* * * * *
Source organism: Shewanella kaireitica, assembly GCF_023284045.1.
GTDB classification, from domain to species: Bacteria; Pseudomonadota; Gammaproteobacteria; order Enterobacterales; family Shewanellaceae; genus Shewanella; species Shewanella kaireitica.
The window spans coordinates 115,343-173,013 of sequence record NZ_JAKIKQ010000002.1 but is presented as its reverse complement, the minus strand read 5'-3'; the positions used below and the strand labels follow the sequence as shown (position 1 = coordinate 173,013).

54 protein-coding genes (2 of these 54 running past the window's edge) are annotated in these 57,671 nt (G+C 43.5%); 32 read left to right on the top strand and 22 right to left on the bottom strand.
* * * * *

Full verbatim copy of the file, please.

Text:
Source organism: Shewanella kaireitica, assembly GCF_023284045.1.
GTDB classification, from domain to species: Bacteria; Pseudomonadota; Gammaproteobacteria; order Enterobacterales; family Shewanellaceae; genus Shewanella; species Shewanella kaireitica.
The window spans coordinates 115,343-173,013 of sequence record NZ_JAKIKQ010000002.1 but is presented as its reverse complement, the minus strand read 5'-3'; the positions used below and the strand labels follow the sequence as shown (position 1 = coordinate 173,013).

54 protein-coding genes (2 of these 54 running past the window's edge) are annotated in these 57,671 nt (G+C 43.5%); 32 read left to right on the top strand and 22 right to left on the bottom strand.